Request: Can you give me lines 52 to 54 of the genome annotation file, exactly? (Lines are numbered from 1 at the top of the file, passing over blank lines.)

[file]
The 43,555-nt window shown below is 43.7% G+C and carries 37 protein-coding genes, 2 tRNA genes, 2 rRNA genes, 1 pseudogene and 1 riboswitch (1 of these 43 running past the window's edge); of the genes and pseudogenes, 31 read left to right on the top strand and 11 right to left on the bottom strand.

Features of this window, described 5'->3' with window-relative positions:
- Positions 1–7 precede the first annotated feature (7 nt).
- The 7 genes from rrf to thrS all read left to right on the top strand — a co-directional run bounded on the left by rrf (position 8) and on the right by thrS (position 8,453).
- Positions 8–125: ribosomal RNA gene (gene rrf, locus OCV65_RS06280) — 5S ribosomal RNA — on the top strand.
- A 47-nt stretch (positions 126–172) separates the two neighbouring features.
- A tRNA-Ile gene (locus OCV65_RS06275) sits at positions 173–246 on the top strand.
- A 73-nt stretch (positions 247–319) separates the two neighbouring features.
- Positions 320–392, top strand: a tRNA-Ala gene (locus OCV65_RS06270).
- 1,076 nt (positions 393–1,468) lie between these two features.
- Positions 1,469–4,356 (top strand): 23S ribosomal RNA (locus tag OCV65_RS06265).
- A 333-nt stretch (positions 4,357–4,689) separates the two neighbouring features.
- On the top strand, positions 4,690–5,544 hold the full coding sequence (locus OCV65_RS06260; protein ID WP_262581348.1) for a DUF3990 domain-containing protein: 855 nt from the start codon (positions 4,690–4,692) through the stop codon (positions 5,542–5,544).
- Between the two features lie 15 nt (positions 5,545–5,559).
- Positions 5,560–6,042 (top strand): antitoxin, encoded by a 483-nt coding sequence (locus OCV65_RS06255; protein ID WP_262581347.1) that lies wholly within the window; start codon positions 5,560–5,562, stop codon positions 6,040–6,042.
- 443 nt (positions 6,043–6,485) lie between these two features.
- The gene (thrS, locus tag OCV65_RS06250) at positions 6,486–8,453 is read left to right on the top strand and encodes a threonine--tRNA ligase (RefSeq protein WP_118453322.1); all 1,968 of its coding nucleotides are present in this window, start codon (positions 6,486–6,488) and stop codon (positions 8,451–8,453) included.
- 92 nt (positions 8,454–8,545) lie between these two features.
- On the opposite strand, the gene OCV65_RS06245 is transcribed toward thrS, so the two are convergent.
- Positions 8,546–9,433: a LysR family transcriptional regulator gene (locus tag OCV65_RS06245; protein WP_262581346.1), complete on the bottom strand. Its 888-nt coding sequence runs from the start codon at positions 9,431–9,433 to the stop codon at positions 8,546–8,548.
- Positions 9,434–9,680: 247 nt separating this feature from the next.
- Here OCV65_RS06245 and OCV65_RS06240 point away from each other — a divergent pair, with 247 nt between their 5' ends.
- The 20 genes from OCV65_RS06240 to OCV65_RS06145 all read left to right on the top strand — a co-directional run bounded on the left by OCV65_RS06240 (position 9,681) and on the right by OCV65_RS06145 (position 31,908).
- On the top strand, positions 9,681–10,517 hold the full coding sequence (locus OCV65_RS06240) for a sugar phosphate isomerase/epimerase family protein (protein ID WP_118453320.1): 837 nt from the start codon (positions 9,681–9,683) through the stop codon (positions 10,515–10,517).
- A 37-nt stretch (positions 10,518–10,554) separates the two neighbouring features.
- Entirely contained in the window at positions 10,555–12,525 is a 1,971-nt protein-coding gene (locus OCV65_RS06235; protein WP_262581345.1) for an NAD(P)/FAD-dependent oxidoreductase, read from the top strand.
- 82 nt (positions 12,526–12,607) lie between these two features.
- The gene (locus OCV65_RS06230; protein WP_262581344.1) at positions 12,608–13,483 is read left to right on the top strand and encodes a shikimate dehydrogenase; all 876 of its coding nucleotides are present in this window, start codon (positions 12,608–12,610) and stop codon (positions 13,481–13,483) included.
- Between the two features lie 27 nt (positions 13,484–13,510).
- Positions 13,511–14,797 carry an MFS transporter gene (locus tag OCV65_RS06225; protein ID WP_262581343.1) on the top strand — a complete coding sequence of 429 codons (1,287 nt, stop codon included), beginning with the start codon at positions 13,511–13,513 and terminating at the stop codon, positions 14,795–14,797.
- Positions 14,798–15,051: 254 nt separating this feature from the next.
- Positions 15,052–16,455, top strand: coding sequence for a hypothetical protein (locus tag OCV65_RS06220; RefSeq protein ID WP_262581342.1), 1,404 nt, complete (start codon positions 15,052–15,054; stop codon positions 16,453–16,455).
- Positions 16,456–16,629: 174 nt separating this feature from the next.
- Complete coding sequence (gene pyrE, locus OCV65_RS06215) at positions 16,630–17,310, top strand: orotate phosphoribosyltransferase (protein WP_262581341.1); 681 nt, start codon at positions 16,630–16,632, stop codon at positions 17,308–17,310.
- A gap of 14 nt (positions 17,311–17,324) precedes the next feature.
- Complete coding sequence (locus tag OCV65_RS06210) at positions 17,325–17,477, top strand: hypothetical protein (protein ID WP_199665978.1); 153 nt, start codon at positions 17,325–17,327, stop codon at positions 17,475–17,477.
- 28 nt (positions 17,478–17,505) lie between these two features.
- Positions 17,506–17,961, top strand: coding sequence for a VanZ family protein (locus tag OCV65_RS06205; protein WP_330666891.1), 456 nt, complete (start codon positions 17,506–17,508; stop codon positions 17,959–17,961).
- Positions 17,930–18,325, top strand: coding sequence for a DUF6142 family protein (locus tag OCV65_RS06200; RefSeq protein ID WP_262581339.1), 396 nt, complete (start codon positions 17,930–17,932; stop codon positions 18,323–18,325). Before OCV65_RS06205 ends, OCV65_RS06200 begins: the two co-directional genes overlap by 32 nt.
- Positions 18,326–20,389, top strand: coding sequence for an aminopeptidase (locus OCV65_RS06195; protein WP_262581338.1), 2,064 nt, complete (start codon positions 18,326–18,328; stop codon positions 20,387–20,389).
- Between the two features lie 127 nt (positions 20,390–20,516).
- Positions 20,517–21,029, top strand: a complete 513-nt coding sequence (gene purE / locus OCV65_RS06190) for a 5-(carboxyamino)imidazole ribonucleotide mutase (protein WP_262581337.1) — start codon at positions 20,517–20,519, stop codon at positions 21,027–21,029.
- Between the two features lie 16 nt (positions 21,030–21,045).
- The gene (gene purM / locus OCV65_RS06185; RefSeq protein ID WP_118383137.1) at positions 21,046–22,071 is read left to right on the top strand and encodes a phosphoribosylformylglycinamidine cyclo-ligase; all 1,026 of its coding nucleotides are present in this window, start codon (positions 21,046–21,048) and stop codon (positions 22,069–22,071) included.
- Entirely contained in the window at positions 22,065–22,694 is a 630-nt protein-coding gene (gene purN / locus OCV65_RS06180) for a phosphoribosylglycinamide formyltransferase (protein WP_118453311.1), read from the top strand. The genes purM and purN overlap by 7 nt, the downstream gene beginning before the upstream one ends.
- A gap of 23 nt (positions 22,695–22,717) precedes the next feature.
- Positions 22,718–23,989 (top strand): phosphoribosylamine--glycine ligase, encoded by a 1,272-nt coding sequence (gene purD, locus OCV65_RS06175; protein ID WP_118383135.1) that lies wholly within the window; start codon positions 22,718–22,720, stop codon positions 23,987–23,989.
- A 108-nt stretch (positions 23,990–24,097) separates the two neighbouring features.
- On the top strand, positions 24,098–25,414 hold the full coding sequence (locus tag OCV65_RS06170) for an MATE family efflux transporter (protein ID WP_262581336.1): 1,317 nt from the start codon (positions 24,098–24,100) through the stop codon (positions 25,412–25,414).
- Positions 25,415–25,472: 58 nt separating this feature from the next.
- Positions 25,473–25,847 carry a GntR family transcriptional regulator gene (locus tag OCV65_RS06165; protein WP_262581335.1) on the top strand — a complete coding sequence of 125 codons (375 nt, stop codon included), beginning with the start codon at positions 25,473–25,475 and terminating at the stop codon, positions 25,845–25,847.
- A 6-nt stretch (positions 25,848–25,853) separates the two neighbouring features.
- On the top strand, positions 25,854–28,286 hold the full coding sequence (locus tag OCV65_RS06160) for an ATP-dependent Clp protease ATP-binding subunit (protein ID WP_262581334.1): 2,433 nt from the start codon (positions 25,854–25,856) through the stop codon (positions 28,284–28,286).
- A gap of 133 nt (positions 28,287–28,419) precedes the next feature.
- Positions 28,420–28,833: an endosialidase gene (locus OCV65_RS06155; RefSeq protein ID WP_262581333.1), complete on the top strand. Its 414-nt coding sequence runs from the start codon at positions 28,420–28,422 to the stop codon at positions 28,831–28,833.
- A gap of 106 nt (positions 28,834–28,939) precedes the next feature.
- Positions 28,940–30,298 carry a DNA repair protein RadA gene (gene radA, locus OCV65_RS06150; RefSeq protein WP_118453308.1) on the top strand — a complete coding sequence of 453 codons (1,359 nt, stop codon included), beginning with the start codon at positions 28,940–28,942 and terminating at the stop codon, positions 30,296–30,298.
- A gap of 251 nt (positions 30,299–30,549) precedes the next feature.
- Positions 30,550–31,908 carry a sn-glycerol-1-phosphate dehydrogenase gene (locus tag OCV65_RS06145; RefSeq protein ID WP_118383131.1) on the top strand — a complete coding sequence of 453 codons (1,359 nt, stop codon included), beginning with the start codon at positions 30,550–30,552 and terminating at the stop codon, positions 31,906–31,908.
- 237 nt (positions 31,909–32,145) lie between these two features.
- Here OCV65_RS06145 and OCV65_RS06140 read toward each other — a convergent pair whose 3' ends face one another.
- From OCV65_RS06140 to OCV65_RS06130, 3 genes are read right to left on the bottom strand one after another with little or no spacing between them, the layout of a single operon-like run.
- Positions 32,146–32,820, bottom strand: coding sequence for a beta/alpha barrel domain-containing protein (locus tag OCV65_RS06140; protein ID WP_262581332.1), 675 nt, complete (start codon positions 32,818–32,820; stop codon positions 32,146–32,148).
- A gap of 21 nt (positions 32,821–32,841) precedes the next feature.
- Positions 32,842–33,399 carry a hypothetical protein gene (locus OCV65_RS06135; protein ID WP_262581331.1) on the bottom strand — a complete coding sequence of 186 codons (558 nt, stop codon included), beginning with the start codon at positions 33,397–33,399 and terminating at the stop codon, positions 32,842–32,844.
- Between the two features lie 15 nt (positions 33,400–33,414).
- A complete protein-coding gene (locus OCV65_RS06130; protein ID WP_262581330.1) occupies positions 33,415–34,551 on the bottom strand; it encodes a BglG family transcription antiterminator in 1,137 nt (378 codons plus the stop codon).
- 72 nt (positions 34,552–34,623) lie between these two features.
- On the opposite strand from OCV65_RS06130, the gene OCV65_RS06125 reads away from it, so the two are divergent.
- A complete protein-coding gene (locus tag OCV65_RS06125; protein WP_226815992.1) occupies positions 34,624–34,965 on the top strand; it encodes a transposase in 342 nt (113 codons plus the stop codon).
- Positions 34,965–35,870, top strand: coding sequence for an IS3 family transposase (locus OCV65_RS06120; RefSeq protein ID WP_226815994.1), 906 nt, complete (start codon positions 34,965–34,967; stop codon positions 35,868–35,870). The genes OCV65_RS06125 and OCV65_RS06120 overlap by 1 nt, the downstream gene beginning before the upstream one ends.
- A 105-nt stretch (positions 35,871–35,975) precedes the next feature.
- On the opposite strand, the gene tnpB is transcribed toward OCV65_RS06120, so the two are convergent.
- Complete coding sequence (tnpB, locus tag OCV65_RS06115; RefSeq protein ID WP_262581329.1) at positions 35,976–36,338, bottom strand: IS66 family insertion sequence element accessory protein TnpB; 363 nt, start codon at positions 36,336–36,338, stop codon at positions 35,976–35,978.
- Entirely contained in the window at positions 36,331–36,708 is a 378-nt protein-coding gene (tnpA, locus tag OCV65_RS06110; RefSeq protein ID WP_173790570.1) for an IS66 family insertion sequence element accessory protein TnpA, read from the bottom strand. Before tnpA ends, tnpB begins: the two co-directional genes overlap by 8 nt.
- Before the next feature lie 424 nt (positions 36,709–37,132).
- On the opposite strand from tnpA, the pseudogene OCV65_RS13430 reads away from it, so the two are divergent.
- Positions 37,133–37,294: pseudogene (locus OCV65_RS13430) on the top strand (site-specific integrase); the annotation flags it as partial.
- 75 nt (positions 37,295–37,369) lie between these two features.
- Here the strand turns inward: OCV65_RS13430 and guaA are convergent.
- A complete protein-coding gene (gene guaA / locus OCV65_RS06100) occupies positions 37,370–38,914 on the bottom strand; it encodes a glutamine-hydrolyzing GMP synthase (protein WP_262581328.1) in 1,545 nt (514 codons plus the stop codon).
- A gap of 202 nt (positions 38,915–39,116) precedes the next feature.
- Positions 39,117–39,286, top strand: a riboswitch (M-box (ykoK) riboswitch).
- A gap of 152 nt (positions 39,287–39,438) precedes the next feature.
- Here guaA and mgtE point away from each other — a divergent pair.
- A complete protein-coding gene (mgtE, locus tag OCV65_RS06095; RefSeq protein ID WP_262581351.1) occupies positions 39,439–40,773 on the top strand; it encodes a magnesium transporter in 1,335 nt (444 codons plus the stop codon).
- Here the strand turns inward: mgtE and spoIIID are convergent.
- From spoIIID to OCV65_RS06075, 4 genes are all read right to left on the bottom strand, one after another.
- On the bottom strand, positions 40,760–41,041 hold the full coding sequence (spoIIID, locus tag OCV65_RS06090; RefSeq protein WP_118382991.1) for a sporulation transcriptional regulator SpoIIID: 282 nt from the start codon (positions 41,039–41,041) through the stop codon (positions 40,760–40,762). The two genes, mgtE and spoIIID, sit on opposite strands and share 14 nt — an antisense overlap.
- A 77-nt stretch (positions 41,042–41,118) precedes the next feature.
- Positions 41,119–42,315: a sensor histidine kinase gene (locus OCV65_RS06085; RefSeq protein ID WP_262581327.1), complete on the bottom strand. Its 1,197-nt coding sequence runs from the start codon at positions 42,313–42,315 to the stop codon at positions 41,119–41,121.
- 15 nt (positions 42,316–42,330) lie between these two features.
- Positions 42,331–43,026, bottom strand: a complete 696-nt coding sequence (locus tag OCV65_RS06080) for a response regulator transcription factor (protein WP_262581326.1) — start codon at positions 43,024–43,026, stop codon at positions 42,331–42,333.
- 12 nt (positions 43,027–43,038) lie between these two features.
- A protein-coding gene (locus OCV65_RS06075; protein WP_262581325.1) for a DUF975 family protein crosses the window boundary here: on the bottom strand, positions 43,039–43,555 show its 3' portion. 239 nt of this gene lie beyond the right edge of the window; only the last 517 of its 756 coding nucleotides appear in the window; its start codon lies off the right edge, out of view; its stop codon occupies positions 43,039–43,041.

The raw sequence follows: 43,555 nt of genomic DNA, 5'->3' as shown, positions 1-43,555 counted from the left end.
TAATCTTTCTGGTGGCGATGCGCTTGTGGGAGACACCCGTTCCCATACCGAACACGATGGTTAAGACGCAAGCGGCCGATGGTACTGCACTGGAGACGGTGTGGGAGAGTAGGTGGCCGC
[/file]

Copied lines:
- A 6-nt stretch (positions 25,848–25,853) separates the two neighbouring features.
- On the top strand, positions 25,854–28,286 hold the full coding sequence (locus tag OCV65_RS06160) for an ATP-dependent Clp protease ATP-binding subunit (protein ID WP_262581334.1): 2,433 nt from the start codon (positions 25,854–25,856) through the stop codon (positions 28,284–28,286).
- A gap of 133 nt (positions 28,287–28,419) precedes the next feature.